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۱Jokes effect on learning a second language
نویسنده(ها): ،
اطلاعات انتشار: سومین کنفرانس بین المللی پژوهشهای کاربردی در مطالعات زبان، سال
تعداد صفحات: ۱۰
Learning a second language requires a positive” classroom atmosphere. This study presents joking” as an effective tool in creating the affective second language classroom, and in learning a second language students views tell favoritism towards using joking in learning a second language (80%) reported that jokes help them pay more attention during class time, and (71%) pointed out that jokes helps learning difficult material. Evidence in this research confirms, consistently with past studies, that the use of joking” in ESL classrooms reduces tension, improves classroom climate, increases student–teacher rapport, and even facilitates learning. More specifically, students reported greater enjoyment of the learning process when joking is used. This research argues that joking” has a positive effect on the language teaching setting in increasing motivation and success thereafter. Along with encouragement and praise, joking” ought to be used by language teachers to make their classrooms more inviting and conducive to learning.<\div>

۲Effects of Motivation on the Use of Language Learning different Strategies by Iranian EFL University Students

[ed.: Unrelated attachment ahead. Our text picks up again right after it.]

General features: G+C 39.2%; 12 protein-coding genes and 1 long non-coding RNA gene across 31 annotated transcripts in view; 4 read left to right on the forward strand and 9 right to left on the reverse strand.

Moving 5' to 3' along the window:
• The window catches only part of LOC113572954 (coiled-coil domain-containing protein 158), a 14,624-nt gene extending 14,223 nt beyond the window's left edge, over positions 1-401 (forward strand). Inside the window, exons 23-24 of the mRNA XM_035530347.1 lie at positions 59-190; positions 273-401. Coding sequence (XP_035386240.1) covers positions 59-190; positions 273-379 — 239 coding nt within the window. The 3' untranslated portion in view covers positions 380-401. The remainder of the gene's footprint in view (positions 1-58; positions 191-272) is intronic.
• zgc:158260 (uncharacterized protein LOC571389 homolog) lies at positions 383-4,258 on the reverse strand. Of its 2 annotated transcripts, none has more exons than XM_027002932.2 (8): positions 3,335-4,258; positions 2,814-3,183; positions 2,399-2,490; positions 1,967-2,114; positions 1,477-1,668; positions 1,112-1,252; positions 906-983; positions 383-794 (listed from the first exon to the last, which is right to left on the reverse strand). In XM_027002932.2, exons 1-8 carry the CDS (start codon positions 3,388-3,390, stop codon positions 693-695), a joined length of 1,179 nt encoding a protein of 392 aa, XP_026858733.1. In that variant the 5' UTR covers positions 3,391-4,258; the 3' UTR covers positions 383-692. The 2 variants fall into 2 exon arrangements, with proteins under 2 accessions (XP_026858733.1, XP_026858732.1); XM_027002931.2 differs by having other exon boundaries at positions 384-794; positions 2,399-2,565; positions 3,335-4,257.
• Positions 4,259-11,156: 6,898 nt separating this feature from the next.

اطلاعات انتشار: دومین کنفرانس بین المللی پژوهش در علوم و تکنولوژی، سال
تعداد صفحات: ۱۳
This study explored the effects of attitude, motivation, and years of study on the use of language learning strategies by Iranian EFL university students. The participants of the study consisted of 126 freshmen and seniors majoring in English Translation and Teaching English at Qom Islamic Azad University. Two instruments were used to gather the needed data: A 50–item Likert–type strategy questionnaire and a Likert–type background questionnaire to elicit data on attitude, motivation, and years of study. Analysis of the results revealed that the subjects of the study reported to employing metacognitive, social, affective, and compensation strategies more frequently than memory and cognitive strategies. Also in this study, attitude proved to influence the use of Language Learning Strategies (LLSs) significantly. That is, learners with positive attitude used LLSs more frequently than those with negative attitude. Regarding the factor of motivation, integratively–motivated students employed more strategies than instrumentally–oriented ones. Furthermore, seniors showed greater use of LLSs than freshmen<\div>
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